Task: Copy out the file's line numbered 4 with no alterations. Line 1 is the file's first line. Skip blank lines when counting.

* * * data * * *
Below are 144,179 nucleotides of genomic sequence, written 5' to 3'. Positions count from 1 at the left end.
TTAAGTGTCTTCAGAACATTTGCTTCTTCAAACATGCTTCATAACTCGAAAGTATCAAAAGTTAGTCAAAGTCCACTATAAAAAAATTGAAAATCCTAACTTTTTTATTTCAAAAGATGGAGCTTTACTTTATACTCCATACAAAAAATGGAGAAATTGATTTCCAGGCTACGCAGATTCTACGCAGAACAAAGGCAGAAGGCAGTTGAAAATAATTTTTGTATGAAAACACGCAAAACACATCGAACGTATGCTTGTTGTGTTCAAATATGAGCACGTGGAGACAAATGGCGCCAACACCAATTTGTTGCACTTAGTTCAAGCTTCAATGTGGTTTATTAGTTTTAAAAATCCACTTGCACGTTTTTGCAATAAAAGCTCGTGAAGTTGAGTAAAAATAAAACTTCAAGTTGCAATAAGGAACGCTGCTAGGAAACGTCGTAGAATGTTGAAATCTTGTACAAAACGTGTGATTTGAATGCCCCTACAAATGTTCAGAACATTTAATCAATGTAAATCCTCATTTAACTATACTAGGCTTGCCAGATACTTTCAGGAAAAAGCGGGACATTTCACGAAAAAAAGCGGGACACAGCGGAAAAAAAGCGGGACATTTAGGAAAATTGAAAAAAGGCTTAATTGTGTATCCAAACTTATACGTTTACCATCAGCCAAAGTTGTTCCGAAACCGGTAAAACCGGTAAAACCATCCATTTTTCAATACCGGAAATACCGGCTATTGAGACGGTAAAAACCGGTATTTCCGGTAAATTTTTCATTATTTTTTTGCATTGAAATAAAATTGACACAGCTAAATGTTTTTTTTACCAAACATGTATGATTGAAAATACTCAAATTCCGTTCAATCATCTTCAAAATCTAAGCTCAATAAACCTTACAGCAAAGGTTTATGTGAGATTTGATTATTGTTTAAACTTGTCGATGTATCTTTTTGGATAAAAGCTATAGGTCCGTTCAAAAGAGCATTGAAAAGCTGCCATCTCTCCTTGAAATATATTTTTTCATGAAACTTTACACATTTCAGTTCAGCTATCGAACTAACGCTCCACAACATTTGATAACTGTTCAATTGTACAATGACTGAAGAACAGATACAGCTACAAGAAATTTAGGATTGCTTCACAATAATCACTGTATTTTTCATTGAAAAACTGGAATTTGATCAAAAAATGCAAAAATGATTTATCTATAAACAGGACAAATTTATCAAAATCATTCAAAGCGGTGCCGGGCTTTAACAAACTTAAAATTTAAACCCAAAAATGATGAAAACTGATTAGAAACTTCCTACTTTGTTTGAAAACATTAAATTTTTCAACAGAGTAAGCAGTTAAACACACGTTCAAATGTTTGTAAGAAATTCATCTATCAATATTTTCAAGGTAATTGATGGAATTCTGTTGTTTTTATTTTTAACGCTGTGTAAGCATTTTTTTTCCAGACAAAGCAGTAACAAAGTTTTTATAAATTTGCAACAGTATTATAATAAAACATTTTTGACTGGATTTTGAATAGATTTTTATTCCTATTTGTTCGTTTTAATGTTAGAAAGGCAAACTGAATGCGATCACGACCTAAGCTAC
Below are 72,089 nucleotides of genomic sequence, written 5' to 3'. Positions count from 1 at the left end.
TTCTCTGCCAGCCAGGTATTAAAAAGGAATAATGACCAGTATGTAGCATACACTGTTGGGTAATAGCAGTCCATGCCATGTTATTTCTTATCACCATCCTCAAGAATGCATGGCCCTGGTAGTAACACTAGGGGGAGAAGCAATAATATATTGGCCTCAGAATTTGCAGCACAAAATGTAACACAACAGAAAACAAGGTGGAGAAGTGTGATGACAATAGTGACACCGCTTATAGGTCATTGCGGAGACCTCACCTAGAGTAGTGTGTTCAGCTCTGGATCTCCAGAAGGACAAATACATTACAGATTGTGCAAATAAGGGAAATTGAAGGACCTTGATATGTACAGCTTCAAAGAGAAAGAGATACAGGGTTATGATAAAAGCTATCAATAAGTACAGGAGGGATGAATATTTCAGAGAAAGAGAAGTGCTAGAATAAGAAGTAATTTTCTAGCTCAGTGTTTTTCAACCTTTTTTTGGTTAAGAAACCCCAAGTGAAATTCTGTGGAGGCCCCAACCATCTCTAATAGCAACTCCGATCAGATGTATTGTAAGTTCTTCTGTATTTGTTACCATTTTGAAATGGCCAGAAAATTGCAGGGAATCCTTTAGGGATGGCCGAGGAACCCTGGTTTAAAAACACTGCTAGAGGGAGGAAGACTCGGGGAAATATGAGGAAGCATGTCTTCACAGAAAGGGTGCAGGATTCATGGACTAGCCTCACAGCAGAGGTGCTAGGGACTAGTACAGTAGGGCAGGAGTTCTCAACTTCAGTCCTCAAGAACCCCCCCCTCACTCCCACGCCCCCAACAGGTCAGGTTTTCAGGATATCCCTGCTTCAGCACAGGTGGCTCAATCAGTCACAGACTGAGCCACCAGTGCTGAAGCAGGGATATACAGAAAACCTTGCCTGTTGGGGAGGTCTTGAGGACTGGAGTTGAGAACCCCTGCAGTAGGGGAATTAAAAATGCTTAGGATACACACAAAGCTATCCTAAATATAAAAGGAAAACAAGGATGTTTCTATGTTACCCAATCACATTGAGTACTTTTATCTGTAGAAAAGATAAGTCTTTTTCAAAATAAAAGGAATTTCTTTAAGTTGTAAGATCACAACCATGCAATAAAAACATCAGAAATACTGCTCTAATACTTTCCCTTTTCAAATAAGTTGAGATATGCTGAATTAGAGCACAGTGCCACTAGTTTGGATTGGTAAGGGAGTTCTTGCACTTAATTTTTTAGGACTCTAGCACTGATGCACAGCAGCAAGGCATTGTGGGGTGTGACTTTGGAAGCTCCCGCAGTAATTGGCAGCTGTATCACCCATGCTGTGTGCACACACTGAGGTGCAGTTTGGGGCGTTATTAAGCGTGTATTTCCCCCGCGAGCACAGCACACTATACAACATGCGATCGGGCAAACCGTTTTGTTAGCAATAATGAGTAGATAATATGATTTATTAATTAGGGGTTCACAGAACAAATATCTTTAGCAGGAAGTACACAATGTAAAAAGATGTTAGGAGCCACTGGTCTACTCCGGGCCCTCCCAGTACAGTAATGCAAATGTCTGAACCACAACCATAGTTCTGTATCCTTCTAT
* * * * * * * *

TTCTCTGCCAGCCAGGTATTAAAAAGGAATAATGACCAGTATGTAGCATACACTGTTGGGTAATAGCAGTCCATGCCATGTTATTTCTTATCACCATCCTCAAGAATGCATGGCCCTGGTAGTAACACTAGGGGGAGAAGCAATAATATATTGGCCTCAGAATTTGCAGCACAAAATGTAACACAACAGAAAACAAGGTGGAGAAGTGTGATGACAATAGTGACACCGCTTATAGGTCATTGCGGAGACCTCACCTAGAGTAGTGTGTTCAGCTCTGGATCTCCAGAAGGACAAATACATTACAGATTGTGCAAATAAGGGAAATTGAAGGACCTTGATATGTACAGCTTCAAAGAGAAAGAGATACAGGGTTATGATAAAAGCTATCAATAAGTACAGGAGGGATGAATATTTCAGAGAAAGAGAAGTGCTAGAATAAGAAGTAATTTTCTAGCTCAGTGTTTTTCAACCTTTTTTTGGTTAAGAAACCCCAAGTGAAATTCTGTGGAGGCCCCAACCATCTCTAATAGCAACTCCGATCAGATGTATTGTAAGTTCTTCTGTATTTGTTACCATTTTGAAATGGCCAGAAAATTGCAGGGAATCCTTTAGGGATGGCCGAGGAACCCTGGTTTAAAAACACTGCTAGAGGGAGGAAGACTCGGGGAAATATGAGGAAGCATGTCTTCACAGAAAGGGTGCAGGATTCATGGACTAGCCTCACAGCAGAGGTGCTAGGGACTAGTACAGTAGGGCAGGAGTTCTCAACTTCAGTCCTCAAGAACCCCCCCCTCACTCCCACGCCCCCAACAGGTCAGGTTTTCAGGATATCCCTGCTTCAGCACAGGTGGCTCAATCAGTCACAGACTGAGCCACCAGTGCTGAAGCAGGGATATACAGAAAACCTTGCCTGTTGGGGAGGTCTTGAGGACTGGAGTTGAGAACCCCTGCAGTAGGGGAATTAAAAATGCTTAGGATACACACAAAGCTATCCTAAATATAAAAGGAAAACAAGGATGTTTCTATGTTACCCAATCACATTGAGTACTTTTATCTGTAGAAAAGATAAGTCTTTTTCAAAATAAAAGGAATTTCTTTAAGTTGTAAGATCACAACCATGCAATAAAAACATCAGAAATACTGCTCTAATACTTTCCCTTTTCAAATAAGTTGAGATATGCTGAATTAGAGCACAGTGCCACTAGTTTGGATTGGTAAGGGAGTTCTTGCACTTAATTTTTTAGGACTCTAGCACTGATGCACAGCAGCAAGGCATTGTGGGGTGTGACTTTGGAAGCTCCCGCAGTAATTGGCAGCTGTATCACCCATGCTGTGTGCACACACTGAGGTGCAGTTTGGGGCGTTATTAAGCGTGTATTTCCCCCGCGAGCACAGCACACTATACAACATGCGATCGGGCAAACCGTTTTGTTAGCAATAATGAGTAGATAATATGATTTATTAATTAGGGGTTCACAGAACAAATATCTTTAGCAGGAAGTACACAATGTAAAAAGATGTTAGGAGCCACTGGTCTACTCCGGGCCCTCCCAGTACAGTAATGCAAATGTCTGAACCACAACCATAGTTCTGTATCCTTCTAT